Original Research

Recommendations for municipalities to become compliant with national legislation on biological invasions

Ulrike M. Irlich, Luke Potgieter, Louise Stafford, Mirijam Gaertner
Bothalia | Vol 47, No 2 | a2156 | DOI: https://doi.org/10.4102/abc.v47i2.2156 | © 2017 Ulrike M. Irlich, Luke Potgieter, Louise Stafford, Mirijam Gaertner | This work is licensed under CC Attribution 4.0
Submitted: 21 August 2016 | Published: 31 March 2017

About the author(s)

Ulrike M. Irlich, Environmental Resource Management Department (ERMD), City of Cape Town, Westlake Conservation Office; Centre for Invasion Biology, Department of Botany & Zoology, Stellenbosch University, South Africa
Luke Potgieter, Environmental Resource Management Department (ERMD), City of Cape Town, Westlake Conservation Office; Centre for Invasion Biology, Department of Botany & Zoology, Stellenbosch University, South Africa
Louise Stafford, Environmental Resource Management Department (ERMD), City of Cape Town, Westlake Conservation Office, South Africa
Mirijam Gaertner, Environmental Resource Management Department (ERMD), City of Cape Town, Westlake Conservation Office; Centre for Invasion Biology, Department of Botany & Zoology, Stellenbosch University, South Africa


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Abstract

Background: The South African National Environmental Management: Biodiversity Act (No. 10 of 2004) (NEM:BA) requires all Organs of State at all spheres of government to develop invasive species monitoring, control and eradication plans. Municipalities across South Africa are required to comply with the Alien and Invasive Species Regulations under NEM:BA but are faced with myriad challenges, making compliance difficult.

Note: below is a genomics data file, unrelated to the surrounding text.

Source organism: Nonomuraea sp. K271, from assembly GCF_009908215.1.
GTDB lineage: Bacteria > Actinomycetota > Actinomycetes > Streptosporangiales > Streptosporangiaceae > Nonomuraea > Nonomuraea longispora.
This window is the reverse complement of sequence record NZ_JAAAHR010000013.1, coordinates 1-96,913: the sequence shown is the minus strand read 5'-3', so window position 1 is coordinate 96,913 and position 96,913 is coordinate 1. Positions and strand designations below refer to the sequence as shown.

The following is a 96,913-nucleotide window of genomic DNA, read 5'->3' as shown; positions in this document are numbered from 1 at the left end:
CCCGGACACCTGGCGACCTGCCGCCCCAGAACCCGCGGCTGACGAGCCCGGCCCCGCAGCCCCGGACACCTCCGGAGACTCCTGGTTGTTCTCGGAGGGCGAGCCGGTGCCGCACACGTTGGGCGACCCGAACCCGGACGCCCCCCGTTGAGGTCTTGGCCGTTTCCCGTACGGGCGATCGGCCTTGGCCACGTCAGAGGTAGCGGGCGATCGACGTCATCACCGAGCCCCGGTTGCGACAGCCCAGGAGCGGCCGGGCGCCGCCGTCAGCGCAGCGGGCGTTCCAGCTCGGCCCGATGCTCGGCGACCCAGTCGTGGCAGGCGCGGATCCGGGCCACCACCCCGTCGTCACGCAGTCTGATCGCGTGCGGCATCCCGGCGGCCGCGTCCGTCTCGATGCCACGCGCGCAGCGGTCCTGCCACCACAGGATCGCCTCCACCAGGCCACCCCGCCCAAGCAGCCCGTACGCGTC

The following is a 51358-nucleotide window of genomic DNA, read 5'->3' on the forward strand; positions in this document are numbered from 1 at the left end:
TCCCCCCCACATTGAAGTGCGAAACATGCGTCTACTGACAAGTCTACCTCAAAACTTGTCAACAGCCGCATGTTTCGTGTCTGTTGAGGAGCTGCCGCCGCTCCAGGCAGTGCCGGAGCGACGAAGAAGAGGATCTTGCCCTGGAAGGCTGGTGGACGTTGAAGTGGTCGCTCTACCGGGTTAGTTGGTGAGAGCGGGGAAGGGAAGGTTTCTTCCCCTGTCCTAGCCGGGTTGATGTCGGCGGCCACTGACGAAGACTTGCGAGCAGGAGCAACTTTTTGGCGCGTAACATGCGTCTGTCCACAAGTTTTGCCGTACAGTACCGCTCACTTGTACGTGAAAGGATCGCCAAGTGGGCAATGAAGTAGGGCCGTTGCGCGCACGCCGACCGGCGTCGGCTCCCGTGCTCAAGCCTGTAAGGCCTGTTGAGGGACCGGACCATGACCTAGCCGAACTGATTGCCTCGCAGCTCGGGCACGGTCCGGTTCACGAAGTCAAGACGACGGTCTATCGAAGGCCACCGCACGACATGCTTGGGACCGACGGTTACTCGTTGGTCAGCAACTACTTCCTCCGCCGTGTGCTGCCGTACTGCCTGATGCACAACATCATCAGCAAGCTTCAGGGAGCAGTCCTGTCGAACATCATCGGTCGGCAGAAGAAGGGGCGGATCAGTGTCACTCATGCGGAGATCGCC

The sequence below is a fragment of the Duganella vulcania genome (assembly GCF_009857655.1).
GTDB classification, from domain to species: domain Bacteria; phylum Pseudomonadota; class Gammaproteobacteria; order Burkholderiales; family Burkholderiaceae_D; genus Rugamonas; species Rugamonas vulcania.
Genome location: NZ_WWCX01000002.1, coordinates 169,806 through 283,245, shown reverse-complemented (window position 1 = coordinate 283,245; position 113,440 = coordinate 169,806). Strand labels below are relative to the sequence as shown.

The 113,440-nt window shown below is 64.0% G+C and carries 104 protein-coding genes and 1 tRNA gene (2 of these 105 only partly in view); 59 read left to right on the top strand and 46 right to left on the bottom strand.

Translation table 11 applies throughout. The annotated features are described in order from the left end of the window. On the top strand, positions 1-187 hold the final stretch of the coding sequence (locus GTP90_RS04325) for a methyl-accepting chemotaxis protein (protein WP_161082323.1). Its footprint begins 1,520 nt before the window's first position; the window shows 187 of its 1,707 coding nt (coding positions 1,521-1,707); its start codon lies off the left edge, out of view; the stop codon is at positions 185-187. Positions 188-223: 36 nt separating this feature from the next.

Objective: This paper unpacks some of the challenges municipalities face and provides guidance on how to overcome these in order to achieve NEM:BA compliance. Through a strategic, municipal-wide approach involving different landowners, compliance can be achieved and many of the associated challenges can be overcome. For example, lack of awareness and capacity within municipal structures can be addressed through various platforms that have proven successful in some areas.
Conclusions: Using the City of Cape Town as a case study, we highlight some of the notable successes in overcoming some of these challenges. For example, the City’s Invasive Species Strategy has resulted in municipal buy-in, departmental collaboration and a city-wide invasive plant tender, allowing for streamlined invasive plant control across the city. We present a framework as a first step towards measuring compliance and how the national status report can measure the level of compliance by Organs of State.

Keywords

invasive species management; institutional challenges; legislation on biological invasions; prioritization; strategy; urban ecology; Cape Town

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Crossref Citations

1. Emerging Ornamental Plant Invaders in Urban Areas—Centranthus ruber in Cape Town, South Africa as a Case Study
Sjirk Geerts, Taryn Rossenrode, Ulrike M. Irlich, Vernon Visser
Invasive Plant Science and Management  vol: 10  issue: 4  first page: 322  year: 2017  
doi: 10.1017/inp.2017.35